Nik Wallenda walks wire across Niagara Falls
As hundreds of thousands of people watched from the Canadian and U.S. sides of the falls, Wallenda gingerly walked through a thick, cold mist, becoming nearly invisible at times except for his bright red shirt and the glint of his balancing pole.
Contrary to some predictions, he did not unhook his safety harness, a tether the ABC TV network had required over Wallenda’s objections. Even with the harness, the walk was gripping to watch, as Wallenda’s balancing pole rocked back and forth in the wind and some birds flew close to his head.
“I feel like I’m on cloud nine right now,” he said at a news conference minutes after completing the walk. “The impossible is not quite the impossible if you set your mind to it.”
Wallenda said the first thing he did after the walk was call his grandmother to let her know he was fine.
Wallenda made it look easy, never seeming to slow down or hesitate, and firmly putting one foot in front of another, wearing the shoes specially made by his mother to provide extra grip on the wet wire.
As he neared the end of the walk at Canada’s Table Rock, Wallenda knelt on one knee, waved and blew a kiss to the crowd. Many had begun chanting “Let’s go, Nik!” as Wallenda came into clearer view in the final moments of the 34-minute trek.
Wallenda, 33, was the first person to make the walk since 1896, when 21-year-old James Hardy completed it. But Hardy and others who crossed the falls never attempted to do so in the same spot as Wallenda: at the widest part of the gorge and close enough to the tumbling water to be coated in icy spray and buffeted by winds.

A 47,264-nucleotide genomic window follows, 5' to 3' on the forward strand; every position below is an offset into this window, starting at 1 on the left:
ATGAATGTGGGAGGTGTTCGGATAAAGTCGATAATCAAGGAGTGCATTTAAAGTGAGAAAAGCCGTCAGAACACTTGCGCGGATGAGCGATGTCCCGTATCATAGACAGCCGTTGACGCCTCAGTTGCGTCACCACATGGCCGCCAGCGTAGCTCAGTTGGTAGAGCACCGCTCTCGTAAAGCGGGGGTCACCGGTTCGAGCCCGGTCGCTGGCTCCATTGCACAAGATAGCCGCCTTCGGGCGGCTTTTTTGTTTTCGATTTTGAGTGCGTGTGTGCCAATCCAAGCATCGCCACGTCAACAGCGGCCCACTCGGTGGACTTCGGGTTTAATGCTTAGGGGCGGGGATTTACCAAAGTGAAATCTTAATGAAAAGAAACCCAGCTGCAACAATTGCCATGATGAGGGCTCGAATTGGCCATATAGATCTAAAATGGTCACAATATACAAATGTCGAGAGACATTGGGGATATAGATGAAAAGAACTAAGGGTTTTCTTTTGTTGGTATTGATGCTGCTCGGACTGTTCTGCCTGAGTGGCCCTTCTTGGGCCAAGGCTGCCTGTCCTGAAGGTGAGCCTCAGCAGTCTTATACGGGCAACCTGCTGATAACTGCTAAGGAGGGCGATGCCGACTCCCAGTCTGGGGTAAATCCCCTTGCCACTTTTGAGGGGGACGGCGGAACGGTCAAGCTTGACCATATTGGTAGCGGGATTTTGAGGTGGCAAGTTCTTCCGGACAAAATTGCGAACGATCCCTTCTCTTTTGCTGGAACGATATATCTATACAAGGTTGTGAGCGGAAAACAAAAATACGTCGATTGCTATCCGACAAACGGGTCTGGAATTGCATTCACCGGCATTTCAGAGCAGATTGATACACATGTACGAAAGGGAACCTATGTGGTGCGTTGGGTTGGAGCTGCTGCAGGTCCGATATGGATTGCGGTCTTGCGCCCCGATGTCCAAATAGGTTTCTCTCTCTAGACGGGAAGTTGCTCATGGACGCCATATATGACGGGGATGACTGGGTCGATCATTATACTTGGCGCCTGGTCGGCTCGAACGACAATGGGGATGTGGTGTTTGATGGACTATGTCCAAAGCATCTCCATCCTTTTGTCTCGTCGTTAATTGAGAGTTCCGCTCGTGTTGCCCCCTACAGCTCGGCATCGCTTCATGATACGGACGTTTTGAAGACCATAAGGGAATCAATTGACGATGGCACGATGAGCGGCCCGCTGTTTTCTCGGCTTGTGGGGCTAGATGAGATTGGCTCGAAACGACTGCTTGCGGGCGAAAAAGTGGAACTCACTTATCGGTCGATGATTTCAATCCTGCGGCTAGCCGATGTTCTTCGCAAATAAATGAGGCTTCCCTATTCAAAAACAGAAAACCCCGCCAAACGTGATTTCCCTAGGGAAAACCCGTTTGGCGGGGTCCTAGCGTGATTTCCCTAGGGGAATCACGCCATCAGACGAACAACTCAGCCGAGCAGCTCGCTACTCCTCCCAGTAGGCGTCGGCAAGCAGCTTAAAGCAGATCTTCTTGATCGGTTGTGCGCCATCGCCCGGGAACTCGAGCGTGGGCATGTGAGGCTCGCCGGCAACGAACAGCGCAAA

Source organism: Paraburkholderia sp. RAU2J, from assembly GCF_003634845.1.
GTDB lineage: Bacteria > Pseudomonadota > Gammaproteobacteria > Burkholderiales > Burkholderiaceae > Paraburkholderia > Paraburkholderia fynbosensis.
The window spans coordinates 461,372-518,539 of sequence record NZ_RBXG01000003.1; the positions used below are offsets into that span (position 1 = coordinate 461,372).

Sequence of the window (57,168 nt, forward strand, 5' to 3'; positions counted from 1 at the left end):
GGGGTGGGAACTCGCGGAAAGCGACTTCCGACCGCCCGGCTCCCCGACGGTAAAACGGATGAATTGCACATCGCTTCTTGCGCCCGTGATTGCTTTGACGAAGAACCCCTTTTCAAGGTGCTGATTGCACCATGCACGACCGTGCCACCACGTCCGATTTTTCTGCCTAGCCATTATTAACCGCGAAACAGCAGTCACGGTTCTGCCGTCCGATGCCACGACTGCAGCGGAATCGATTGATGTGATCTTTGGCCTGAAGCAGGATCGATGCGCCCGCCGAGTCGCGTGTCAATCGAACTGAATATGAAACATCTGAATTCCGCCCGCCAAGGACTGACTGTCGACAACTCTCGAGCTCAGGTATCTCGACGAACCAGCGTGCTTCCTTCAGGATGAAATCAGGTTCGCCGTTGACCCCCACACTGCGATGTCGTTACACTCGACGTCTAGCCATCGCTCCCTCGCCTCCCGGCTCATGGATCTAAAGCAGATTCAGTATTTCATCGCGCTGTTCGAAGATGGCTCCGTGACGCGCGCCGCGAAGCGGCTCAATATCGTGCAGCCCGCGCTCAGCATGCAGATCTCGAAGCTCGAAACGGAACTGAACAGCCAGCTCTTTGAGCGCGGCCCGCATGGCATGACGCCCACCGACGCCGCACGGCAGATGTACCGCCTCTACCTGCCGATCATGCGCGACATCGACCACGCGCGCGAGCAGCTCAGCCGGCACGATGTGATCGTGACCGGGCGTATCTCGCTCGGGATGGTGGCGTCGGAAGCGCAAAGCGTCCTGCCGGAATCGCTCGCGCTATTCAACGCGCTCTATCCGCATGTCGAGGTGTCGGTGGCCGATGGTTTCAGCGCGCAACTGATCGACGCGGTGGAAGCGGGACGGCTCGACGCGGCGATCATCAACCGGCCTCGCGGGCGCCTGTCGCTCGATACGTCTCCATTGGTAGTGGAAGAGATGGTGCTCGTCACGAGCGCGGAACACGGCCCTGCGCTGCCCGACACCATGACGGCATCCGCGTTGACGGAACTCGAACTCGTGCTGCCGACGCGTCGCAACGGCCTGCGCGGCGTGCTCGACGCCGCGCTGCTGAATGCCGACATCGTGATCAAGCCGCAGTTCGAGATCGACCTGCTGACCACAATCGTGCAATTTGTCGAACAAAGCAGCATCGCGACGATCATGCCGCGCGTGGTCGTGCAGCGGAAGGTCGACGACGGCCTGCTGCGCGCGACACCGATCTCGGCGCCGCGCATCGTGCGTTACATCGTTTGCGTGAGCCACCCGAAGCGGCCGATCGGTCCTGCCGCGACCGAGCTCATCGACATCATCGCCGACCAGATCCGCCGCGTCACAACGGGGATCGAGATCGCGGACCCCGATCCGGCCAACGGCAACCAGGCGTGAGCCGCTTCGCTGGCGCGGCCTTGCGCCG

“It’s history being made,” said Michael Mescall of Collins Center, N.Y., who with his wife, Pamela, had settled into a prime viewing spot near the finishing point in Canada.
ABC, which aired the walk in a prime-time special, demanded that Wallenda wear the harness in case he slipped, even though the scion of the famous Wallenda family of tightrope walkers did not want to.
Few of the spectators who were perched in lawn chairs or on picnic blankets, or just leaning on the railings that run alongside the falls, were bothered by the addition of the safety tether. Most said they understood the need for it in today’s litigious world, but speculation had been rife that Wallenda would remove the harness once he was out on the wire.
Laura Gonnering of Northport, Ala., had hoped he would not. “I don’t think it takes away from the show at all,” she said. “Nobody wants to see anyone get killed.”
Gonnering, along with husband Tom and brother-in-law Tim Gonnering, were watching from beneath three large umbrellas set up next to the falls on the walkway, which was buffeted by wind and drenched in spray. They had reserved it hours earlier.
“It’s been a long time since I camped out for a special event,” Laura Gonnering said. “Last time was to get Garth Brooks tickets.”
The walk took more than a year to organize and required approval from officials on both sides of the border, who frown on so-called stunters chasing fame by performing feats — many of which have ended in death — at the falls.
But New York lawmakers lifted the ban on stunts last year to allow Wallenda’s performance, and Canadian officials eventually agreed to the event, which was expected to bring millions of dollars in revenue to both sides of the border.
Wallenda said his walk was not a stunt or a daredevil act but rather an athletic feat, because of the rigorous practice and training involved.
And he is already planning his next walk: over the Grand Canyon.
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